Sriniavasa’s family was stricken in poverty. Though the boy was nearly 13 years old, his Upanayanam had not been performed and the parents were much worried about this. By Sri Sharada and Sri Chandrashekara Bharathi Mahasvami’s grace, good fortune knocked on their door in the form of an invitation to perform Srinivasa’s Upanayanam at the Mutt’s expense in Sringeri. The Upanayanam was performed on the 4th of May 1930 at Sharada temple. After the completion of all the observances, the family went to Narasimhavanam (on the bank across Sri Sharada temple where the Acharyas usually stay) to pay respects to Mahasvami. The young Brahmachari sought the Jagadguru to stay back and learn Sanskrit and other holy scriptures at the Mutt’s Patashala. The compassionate Mahasvami posed some questions to Srinivasa and was very satisfied with the answers and happily consented for Srinivasa’s stay in the Mutt. The parents left for Bangalore leaving their dear son under the loving care of Mahasvami.

Srinivasa was unquestionably the most brilliant of the students at the Mutt. Mahasvami regularly monitored the progress of the students. He found Srinivasa head and shoulders above the others. In the evenings, Mahasvami generally went to the Kalabhairava temple and often took Vaidyanatha Shastry (teacher at the Mutt’s patashala) and the young students with him. On such occasions, several topics were discussed and quite often Antadi Shlokas were chanted [this is similar to our Antyakshari game. The last word (Anta) in the preceding Shloka must be the first word (Adi) in the succeeding verse]. Sometimes, Mahasvami used to ask the meanings of the verses and he was very pleased by Sri Srinivasa's unique interpretation of the Shlokas and situations.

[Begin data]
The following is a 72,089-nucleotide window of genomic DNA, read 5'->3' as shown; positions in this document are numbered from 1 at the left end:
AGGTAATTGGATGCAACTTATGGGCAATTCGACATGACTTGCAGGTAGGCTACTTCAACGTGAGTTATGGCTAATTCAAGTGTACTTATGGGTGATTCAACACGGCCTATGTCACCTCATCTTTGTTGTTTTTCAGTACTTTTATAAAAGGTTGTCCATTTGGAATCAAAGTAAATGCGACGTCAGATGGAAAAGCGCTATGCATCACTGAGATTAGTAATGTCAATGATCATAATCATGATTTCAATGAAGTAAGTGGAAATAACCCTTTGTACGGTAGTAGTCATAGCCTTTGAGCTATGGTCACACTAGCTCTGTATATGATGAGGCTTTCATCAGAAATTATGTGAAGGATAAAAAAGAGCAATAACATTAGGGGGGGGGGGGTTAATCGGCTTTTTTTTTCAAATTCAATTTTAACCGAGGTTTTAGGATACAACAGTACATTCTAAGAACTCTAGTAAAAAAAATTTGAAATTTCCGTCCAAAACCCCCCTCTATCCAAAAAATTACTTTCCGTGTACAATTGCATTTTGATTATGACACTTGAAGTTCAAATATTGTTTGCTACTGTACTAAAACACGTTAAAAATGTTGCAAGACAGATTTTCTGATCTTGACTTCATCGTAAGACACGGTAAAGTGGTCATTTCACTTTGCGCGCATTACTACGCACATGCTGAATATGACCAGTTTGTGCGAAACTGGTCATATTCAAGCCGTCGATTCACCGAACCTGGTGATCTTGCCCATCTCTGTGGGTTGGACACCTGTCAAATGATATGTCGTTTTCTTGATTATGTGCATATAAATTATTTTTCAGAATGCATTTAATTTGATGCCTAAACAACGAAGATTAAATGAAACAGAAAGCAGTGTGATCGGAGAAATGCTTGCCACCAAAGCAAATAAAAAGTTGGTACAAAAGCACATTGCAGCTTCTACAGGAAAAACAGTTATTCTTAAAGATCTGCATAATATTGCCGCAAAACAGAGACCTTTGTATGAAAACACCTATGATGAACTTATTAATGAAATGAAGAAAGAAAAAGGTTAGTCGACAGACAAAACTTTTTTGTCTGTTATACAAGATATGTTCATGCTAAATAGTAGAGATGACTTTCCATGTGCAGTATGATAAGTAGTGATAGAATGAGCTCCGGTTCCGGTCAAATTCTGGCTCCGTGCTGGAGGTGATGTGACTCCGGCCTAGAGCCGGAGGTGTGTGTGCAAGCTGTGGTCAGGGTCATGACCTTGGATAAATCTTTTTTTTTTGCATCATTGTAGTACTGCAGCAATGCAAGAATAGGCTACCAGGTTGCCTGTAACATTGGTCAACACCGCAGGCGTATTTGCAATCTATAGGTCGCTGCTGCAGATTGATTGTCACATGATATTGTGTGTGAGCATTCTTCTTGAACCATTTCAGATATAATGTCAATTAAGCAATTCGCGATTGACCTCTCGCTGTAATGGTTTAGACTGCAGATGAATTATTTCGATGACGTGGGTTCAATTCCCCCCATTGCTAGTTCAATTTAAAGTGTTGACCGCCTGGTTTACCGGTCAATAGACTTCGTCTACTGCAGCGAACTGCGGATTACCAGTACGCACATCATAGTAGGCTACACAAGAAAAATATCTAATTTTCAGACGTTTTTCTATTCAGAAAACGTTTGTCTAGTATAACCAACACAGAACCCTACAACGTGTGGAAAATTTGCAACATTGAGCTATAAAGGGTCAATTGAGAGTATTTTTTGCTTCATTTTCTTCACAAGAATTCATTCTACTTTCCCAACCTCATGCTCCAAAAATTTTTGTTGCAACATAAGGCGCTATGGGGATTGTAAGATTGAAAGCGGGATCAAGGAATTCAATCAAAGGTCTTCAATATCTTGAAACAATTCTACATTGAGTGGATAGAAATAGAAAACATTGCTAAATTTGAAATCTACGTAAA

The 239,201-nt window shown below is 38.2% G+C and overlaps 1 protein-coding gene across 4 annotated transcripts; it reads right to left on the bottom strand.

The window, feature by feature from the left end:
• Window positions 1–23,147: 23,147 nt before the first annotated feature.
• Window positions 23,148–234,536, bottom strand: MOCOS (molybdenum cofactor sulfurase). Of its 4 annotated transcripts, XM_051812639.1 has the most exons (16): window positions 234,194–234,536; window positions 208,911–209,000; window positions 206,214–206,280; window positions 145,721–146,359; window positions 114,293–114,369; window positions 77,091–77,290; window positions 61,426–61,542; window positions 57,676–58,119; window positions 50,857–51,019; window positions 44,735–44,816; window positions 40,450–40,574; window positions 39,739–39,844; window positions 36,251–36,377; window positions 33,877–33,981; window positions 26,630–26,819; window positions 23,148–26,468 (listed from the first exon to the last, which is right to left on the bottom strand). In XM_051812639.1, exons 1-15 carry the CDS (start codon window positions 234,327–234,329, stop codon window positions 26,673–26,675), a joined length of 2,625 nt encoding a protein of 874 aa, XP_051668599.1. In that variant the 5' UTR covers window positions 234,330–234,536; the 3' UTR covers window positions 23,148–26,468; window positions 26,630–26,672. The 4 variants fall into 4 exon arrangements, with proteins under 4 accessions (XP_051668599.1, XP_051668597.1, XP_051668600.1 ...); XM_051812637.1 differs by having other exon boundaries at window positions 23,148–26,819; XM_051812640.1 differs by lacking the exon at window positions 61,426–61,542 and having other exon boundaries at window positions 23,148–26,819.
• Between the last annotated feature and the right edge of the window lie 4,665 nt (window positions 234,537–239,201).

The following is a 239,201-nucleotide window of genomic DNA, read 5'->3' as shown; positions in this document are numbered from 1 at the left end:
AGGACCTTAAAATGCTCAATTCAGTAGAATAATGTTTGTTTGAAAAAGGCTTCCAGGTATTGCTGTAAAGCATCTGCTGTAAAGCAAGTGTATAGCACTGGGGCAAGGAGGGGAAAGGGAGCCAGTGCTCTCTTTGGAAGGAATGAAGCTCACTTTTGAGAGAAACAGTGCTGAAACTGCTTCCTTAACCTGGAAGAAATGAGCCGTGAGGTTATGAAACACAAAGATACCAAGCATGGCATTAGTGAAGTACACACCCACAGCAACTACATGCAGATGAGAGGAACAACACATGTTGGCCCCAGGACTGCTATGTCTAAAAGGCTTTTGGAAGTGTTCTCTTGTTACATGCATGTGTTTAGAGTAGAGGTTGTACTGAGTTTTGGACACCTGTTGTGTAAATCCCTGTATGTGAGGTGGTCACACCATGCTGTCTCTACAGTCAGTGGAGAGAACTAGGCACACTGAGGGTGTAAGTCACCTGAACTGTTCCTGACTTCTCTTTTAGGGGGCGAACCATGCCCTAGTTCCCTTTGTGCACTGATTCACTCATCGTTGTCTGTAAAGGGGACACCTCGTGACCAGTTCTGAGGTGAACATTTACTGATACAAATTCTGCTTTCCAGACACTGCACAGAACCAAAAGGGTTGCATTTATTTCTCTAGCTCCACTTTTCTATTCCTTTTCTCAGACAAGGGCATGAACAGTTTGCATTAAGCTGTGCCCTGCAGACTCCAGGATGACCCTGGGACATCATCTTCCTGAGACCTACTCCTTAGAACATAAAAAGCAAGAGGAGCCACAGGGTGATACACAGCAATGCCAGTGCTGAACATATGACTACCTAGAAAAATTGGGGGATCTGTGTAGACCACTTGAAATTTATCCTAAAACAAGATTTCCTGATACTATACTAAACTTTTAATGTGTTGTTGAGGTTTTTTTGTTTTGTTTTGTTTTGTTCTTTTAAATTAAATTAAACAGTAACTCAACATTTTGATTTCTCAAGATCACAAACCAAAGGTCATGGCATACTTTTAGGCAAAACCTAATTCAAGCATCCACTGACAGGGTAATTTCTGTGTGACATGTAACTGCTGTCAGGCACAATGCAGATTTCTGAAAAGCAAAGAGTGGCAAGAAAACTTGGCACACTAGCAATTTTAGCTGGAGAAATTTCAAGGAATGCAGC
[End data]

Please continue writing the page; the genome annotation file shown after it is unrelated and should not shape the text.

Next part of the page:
Occasionally Mahasvami would inquire about the welfare of the boys and also asked them about the quality of food. The boys usually gave various kinds of answers but Srinivasa kept quiet on such occasions. Noticing this, one day Mahasvami asked Srinivasa the reason for this. Srinivasa said, "All that we get is Acharya's prasadam. As such, it is always tasty". Mahasvami was very pleased on hearing this. It had been his intention to find out how far the boys were slaves of their tongue.
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The following conversation between Acharya (A) Sri Abhinava Vidyateertha Mahasvami and a Devotee (D) is picked from the book “Exalting Elucidations”.

D: We find differing views in the Advaita texts themselves. For example, I have learnt from the Panchadashi that the Jiva is a reflection of consciousness in Avidya. In some other texts, Brahman delimited by Avidya is termed as Jiva. Some works speak of the presence of only one Jiva. Some others say that there are multiple Jivas. What is the reason for such differing views?

A: Advaita philosophy, which stems from Shastras and is elucidated by Sankara Bhagavatpada has some variety just as the Ganges branches before merging with the ocean. However, all Advaitins agree that:

Brahma Satyam Jaganmitya. Jivo Brahmaiva naparaha.

“Brahman is real, the world is unreal and the Jiva is verily Brahman, and not different from it.”

Further, the followers of Bhagavatpada are unanimous that Jnana alone is the cause of Moksha.

The variations seen are in the description of the world, God and the individual self. The different views serve to cater to the requirements of aspirants of differing competence and temperament. To a highly competent and advanced aspirant, the eka-jiva-vada (the view that there is only one Jiva) is appealing. Difficulty may arise if others are also taught in the same fashion. So, for them nana-jiva-vada (the view that there are many jivas) is presented. Sureshvaracharya has clarified, “By whatever method one gets the knowledge of the inner Self, that means should be considered proper. Such methods are several.”